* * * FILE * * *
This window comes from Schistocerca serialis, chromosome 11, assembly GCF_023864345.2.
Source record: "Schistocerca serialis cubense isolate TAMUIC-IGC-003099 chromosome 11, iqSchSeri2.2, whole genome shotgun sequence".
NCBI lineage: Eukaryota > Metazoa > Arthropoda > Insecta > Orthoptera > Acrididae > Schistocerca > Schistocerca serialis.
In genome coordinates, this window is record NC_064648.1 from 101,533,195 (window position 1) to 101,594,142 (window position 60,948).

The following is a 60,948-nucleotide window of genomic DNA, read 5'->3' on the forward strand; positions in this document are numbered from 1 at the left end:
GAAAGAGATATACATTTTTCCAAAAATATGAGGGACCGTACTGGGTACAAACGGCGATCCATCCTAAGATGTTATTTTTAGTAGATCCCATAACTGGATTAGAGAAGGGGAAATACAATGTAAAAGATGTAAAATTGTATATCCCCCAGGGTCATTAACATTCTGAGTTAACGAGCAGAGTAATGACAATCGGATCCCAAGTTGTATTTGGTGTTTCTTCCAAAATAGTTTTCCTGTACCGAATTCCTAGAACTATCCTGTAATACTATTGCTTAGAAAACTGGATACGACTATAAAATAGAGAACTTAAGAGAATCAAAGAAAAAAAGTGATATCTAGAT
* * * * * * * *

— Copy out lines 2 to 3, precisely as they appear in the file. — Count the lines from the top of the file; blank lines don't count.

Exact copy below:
Source record: "Schistocerca serialis cubense isolate TAMUIC-IGC-003099 chromosome 11, iqSchSeri2.2, whole genome shotgun sequence".
NCBI lineage: Eukaryota > Metazoa > Arthropoda > Insecta > Orthoptera > Acrididae > Schistocerca > Schistocerca serialis.